The importance of communication in plants and humans; Introducing Student Voice co-chair Emma Raven

Rotation PhD student Emma Raven joined our Rotation PhD programme, run in collaboration with The Sainsbury Laboratory, in 2020.

Emma co-chairs the Student Voice with Josh Waites, and is currently working on plasmodesmata and plant communication. We asked Emma about her project, and the importance of communication in cells, and in the student community.

“There’s a whole community of PhD students at the John Innes Centre, and so for me, the Student Voice is about making a space to express ourselves and support each other, while at the same time just having some fun and relaxing.

It has been hard finding ways to keep in touch during the pandemic, but we’re finding new ways to keep the active.

Joining the Student Voice Committee/John Innes Centre in the middle of the pandemic hasn’t been without its challenges, especially on the social side of things.

One of the hardest parts has been meeting other PhD students, as it is much more difficult to connect with people virtually, but we have had some good online socials.

As a committee, we’re planning on switching some of the events that were popular pre-pandemic to an online format. I’m also organising a Welfare Week in March with the aim of helping students and staff find time for some self-care through a mix of yoga, art and mindfulness.

In my first few months here I have realised how easy it is to become absorbed in your research that you forget to take time to relax. Welfare Week is a great opportunity to promote wellbeing and give everyone a chance to relax for a moment.

Through the pandemic the John Innes Centre has been great. Social distancing measures, safe working requirements and space booking systems mean I’ve been able to continue my research projects.

I feel very fortunate that we’re able to continue our research during a global pandemic, and that’s down to the people at the institute who have worked so hard to keep the workplace and all the staff and students safe.

In terms of my own research, I’m in my first year of the Rotation PhD programme, and currently on my second rotation in Christine Faulkner’s group, which focuses on cell-to-cell communication.

I have been looking at the channels that connect plant cells, called plasmodesmata. These channels connect the cytoplasm of neighbouring cells, enabling the flow of molecules between them.

Plasmodesmata are dynamically regulated and can open or close in response to different abiotic and biotic stresses.

One question we have is how do plasmodesmata respond to different stresses?

Plants must balance the benefits from keeping their channels of communication open with potential losses they could face from environmental stress.

In particular, I have been focusing in on how plants regulate these channels in response to the threat of fungal pathogens.

Being on the Rotation PhD Programme has given me the opportunity to explore different areas of research at the John Innes Centre and The Sainsbury Laboratory.

I did my first rotation in the Matthew Moscou group at The Sainsbury Laboratory looking into the genetics underlying resistance to fungal pathogens in barley. I’ll soon start my third rotation on starch granule initiation in David Seung’s lab.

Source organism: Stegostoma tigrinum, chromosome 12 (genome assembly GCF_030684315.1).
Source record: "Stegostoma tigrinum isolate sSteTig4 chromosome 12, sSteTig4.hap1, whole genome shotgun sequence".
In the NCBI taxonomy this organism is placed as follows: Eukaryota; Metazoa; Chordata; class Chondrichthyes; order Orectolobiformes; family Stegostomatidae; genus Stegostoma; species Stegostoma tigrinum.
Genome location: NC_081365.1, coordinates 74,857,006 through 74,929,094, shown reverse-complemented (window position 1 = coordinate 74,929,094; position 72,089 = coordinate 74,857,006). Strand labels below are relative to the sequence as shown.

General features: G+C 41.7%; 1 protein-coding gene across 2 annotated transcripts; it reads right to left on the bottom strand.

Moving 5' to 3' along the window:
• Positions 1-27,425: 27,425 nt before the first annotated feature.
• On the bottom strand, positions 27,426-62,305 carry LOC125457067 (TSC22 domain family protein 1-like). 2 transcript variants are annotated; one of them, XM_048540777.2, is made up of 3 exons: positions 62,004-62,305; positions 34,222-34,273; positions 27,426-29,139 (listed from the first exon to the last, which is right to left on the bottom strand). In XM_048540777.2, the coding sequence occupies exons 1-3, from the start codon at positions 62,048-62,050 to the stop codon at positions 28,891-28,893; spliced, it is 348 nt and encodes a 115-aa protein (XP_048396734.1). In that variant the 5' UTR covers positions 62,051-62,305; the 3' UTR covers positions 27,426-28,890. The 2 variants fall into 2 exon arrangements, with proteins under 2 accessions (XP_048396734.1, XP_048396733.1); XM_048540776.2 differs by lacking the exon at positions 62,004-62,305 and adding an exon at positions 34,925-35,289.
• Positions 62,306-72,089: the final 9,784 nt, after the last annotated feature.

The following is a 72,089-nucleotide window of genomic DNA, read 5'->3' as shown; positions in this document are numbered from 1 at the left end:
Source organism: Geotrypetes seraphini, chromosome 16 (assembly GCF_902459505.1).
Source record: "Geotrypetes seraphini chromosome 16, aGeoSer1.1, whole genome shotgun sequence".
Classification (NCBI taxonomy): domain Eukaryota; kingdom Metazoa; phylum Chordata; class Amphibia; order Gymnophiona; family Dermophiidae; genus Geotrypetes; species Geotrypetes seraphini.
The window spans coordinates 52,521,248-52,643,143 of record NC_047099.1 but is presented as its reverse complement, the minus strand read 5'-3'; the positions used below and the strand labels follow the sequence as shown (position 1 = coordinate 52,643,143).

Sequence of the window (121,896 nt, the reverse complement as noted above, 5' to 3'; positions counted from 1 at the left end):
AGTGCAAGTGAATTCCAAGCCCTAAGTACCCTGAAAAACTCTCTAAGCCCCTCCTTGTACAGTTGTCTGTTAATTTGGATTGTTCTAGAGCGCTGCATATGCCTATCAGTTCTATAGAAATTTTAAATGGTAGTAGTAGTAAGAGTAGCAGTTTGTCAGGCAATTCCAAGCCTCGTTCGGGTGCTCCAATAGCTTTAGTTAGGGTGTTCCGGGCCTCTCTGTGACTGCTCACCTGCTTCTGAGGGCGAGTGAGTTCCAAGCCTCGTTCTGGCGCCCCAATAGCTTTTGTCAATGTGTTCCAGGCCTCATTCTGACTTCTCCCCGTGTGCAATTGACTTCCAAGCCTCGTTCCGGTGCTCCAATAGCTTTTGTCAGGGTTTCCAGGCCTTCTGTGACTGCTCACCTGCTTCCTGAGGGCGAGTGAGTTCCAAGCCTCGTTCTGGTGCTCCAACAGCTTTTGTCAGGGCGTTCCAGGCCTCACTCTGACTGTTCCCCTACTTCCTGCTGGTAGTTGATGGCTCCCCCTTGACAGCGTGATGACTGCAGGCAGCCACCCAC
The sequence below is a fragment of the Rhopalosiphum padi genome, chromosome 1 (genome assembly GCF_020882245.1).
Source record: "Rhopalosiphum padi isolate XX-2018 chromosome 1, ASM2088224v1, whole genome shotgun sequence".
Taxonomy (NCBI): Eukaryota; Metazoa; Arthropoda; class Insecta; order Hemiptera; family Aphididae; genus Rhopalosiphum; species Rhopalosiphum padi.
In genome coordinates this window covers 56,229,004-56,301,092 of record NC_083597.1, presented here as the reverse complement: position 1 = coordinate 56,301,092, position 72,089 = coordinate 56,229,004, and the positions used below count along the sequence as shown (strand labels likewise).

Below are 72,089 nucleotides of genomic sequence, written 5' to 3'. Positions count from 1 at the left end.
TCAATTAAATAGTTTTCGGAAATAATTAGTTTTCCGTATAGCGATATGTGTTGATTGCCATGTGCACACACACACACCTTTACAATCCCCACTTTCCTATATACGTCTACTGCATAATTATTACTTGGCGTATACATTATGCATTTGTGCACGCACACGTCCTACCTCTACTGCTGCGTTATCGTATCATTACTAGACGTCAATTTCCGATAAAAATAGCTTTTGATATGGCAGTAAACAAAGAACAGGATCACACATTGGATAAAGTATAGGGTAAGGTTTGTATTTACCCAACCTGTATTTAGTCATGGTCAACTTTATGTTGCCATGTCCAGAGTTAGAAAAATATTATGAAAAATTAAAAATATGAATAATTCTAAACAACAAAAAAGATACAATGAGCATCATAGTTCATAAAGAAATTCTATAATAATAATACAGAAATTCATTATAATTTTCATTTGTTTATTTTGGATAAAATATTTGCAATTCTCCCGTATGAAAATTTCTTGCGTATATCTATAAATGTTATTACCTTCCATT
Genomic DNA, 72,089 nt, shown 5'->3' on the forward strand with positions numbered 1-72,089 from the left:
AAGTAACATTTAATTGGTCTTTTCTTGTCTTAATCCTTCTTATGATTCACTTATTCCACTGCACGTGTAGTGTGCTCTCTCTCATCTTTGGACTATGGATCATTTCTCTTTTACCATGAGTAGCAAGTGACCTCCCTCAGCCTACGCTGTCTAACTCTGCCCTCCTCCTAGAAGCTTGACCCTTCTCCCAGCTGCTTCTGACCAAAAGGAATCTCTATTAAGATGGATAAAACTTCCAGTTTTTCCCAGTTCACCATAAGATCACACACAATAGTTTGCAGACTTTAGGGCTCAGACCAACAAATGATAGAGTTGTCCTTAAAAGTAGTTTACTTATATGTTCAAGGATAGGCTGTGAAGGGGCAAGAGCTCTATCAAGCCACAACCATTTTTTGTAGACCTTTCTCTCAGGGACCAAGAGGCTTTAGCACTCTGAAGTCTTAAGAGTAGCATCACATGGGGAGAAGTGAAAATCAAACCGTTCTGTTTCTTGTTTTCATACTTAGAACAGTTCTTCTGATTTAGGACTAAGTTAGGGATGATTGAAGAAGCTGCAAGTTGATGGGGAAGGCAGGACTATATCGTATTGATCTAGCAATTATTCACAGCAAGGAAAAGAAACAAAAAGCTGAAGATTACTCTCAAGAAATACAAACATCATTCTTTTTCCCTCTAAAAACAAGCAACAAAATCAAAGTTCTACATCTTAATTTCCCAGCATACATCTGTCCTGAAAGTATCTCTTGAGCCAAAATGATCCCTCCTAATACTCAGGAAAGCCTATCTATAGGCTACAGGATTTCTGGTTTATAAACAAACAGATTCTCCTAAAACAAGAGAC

Doing rotations is such a great way of exploring the diverse areas of research across the institute. There’s such a huge diversity of projects to choose from.

Also, an advantage of doing rotations is being able to learn from so many people from different parts of the John Innes Centre and The Sainsbury Laboratory. I feel I’ve gained so much from just talking to different people.

Before I started my PhD I was did my undergraduate degree in Biological Sciences at Oxford University. I quickly realised that I was more interested in the plant biology than animal, especially after several worm dissections.

At the end of my first year I spent the summer at the Institute of Genomic Biology in Illinois, where they work on improving photosynthetic efficiency in crops. There I realised the potential role plant sciences could play in improved food security and knew I wanted to be part of that in some way.

After my undergraduate degree I was keen to continue in research, but I wasn’t sure where or what exactly. That’s why I applied for the Rotation PhD programme, I thought it would be a great opportunity to explore different areas and gain experience in different techniques before choosing my final PhD project.

When I was researching into different PhD programmes, I was looking specifically at rotation programmes because I wanted the opportunity to explore different research areas.

I remember thinking that the John Innes Centre Rotation Programme seemed ideal for me as there was so much research going on across a whole range of different research areas.

I had also heard that student community at the John Innes Centre was really vibrant, with lots going on and plenty of opportunities to share your research with other students.

Plus, I was also really attracted to Norwich as a place to live. When I first came to visit, the city centre seemed lovely with plenty of cafes, shops and restaurants. Even throughout lockdown, I’ve enjoyed exploring the parks and surrounding countryside.

I can definitely see myself building a career in plant science, in some shape or form. In the short time I have been a part of this programme I have already been exposed to many areas of research that appeal to me.

Going forwards, I’m planning on taking every opportunity to try new experiences and explore new areas of science, so who knows where that will take me.”

Emma Co-Chairs the PhD voice with Josh Waites. She is a student on our Rotation PhD programme.

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